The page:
Oil Solutions

To: Oil Clean-Up Department

From: VP Scott Scott

Subject: Oil Spill

 

Stop everything! The  dome and top-hat ideas were stupid. I’m not even sure why we thought putting a dome or haberdashery over the oil leak would save the earth. Plus, once the media realizes that we made the dome from rainforest wood, seal hides, and bricks stolen from an underfunded public school, they’re going to have another field day ripping us apart.

 

Not to worry. I’ve come up with some other surefire or maybefire solutions to clean up the oil in the Gulf, thanks to talking things over with my six year-old son Joel and his friend Ethan (both of whom have been swiftly promoted to Assistant Vice Presidents thanks to these ideas, even though Ethan still has to check with his mom first.)

 

Joel was quick to point out that the oil leak could be stopped if we turned the Earth upside down. Doing so would make the oil pour back into the Earth. At first I laughed at him, but then I realized the cost to invert the Earth using rockets and super-magnets would still be substantially less than it would cost to clean up the oil. So it’s worth a shot. Harris Miller, Vice President of Rockets and Magnets, is currently looking into it. There is a protocol for inverting the Earth, according to Miller, but it hasn’t been updated since 1953, and is currently rather racist. He’s reworking the language.

 

In the meantime, we may wish to look into Ethan’s idea. According to Scootch (we all call him Scootch. Not sure why), if we drain all the water from the Gulf of Mexico, the only thing left would be oil. “Having a big pit of oil wouldn’t be that bad,” said Scootch. “Then, when your car is out of gas, you could go to the pit to get some oil.” I like this idea, but before we drain the Gulf, we need to set up fences along the coastline.  Then we will charge people a $25.00 admission fee to come in and scoop up as much oil as they want. We can actually profit from the cleanup!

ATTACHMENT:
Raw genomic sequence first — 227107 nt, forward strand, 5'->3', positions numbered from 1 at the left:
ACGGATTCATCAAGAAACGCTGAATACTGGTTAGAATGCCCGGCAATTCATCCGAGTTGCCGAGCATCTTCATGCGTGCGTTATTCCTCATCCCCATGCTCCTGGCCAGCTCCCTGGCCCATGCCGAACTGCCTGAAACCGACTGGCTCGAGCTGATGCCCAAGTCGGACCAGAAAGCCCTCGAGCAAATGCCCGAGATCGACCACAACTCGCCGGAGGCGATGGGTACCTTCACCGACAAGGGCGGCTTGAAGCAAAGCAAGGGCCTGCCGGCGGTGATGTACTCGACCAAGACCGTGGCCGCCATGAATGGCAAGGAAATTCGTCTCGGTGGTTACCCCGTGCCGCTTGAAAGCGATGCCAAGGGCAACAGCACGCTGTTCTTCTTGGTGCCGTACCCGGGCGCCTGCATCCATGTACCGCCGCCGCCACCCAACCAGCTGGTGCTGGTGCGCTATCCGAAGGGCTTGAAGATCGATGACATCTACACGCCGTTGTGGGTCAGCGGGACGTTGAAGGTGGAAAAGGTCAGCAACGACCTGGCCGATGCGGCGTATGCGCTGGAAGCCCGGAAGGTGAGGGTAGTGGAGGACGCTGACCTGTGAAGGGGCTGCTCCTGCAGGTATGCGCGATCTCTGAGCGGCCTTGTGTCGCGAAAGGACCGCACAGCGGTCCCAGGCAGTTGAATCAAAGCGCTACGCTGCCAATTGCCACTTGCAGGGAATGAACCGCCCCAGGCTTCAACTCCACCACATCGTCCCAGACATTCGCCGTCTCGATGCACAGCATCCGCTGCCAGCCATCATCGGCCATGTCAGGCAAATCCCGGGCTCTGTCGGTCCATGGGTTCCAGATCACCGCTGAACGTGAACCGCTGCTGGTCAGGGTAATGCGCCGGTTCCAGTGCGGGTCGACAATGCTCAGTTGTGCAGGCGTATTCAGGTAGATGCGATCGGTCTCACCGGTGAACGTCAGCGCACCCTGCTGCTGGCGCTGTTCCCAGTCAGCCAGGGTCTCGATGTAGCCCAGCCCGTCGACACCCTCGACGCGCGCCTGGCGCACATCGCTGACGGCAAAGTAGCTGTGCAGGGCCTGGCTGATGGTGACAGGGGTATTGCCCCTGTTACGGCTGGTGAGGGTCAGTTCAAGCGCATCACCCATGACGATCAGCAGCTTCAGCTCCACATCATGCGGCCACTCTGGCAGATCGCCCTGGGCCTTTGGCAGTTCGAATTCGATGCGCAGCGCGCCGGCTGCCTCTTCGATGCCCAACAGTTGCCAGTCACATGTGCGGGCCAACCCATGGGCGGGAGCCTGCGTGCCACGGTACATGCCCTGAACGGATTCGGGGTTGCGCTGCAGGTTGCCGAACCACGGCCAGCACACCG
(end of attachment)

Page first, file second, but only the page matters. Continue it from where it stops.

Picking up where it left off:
Ethan said we could drain the ocean with sponges or “like a cool hose that would squirt the water into another ocean or maybe outer space, or maybe Texas. And it would be all like [makes hose noises while pretending to hold the hose] Suckers!”

 

Both Joel and Scootch recommend we look into magic crystals. Joel claims he has a few of these in his room. They look like common geodes, but they could react differently, magically, when placed in oily water. Scootchy also said that he’s willing to sell us his magic rocks that he collected on his field trip to the Arlington Slate Quarry. His asking price is $4, but after we sic Emma Klein from Sales on him, that price should drop to $3.40. (Emma, it should help negotiations if you mention basketball and how much you hate raspberry-flavored things.)

 

Other ideas include using time-travel, filling the leak with old blankets, moving to the International Space Station (this led to a rather interesting discussion between the boys regarding what happens if you break the law in space. We NEED to look into that),  freezing the ocean like a big ice cube, and something about using a big slide and crane and a submarine. (I didn’t really follow what they were saying at this point as the boys became over-excited and were running and yelling.) 

 

Anyway, one of these ideas is bound to work, and I really think we should put Joel and Ethan on the bonus track.

 


Dan Bergstein thinks Sirius Satellite Radio is spelled Serious Satellite radio.

April 19: "What you see first, after the starting gun's crack, is a column of bobbing runners, thousands of them, surging downhill..."

Donna Tartt's The Goldfinch is the winner of the 2014 Pulitzer Prize for Fiction. James Parker calls this Dickensian coming-of-age novel "an enveloping…

advertisement
Books, CDs, DVDs to know about now
Poems That Make Grown Men Cry

And women too.  Luminaries from Colin Firth to Nick Cave and Jonathan Franzen chose the poems that bring them to tears, and the result is a stunning collection of poignant verse from writers like Auden, Whitman, Bishop, Larkin, Neruda and many others.  Warning: choking-up hazard.

The King of Pain

Trapped beneath his entertainment system, reality TV mastermind Rick Salter reflects on his life and tries to piece together the events of the previous evening. Seth Kaufman’s romp is an outrageous meditation on pain and entertainment in a deranged world in which the two are often interchangeable.

The Good Inn

Frank Black, frontman for the Pixies, has written a transgressive historical fiction with shades of Thomas Pynchon (focused as it is on the history of explosives and cinematic pornography), all set in a hallucinatory Edwardian Europe.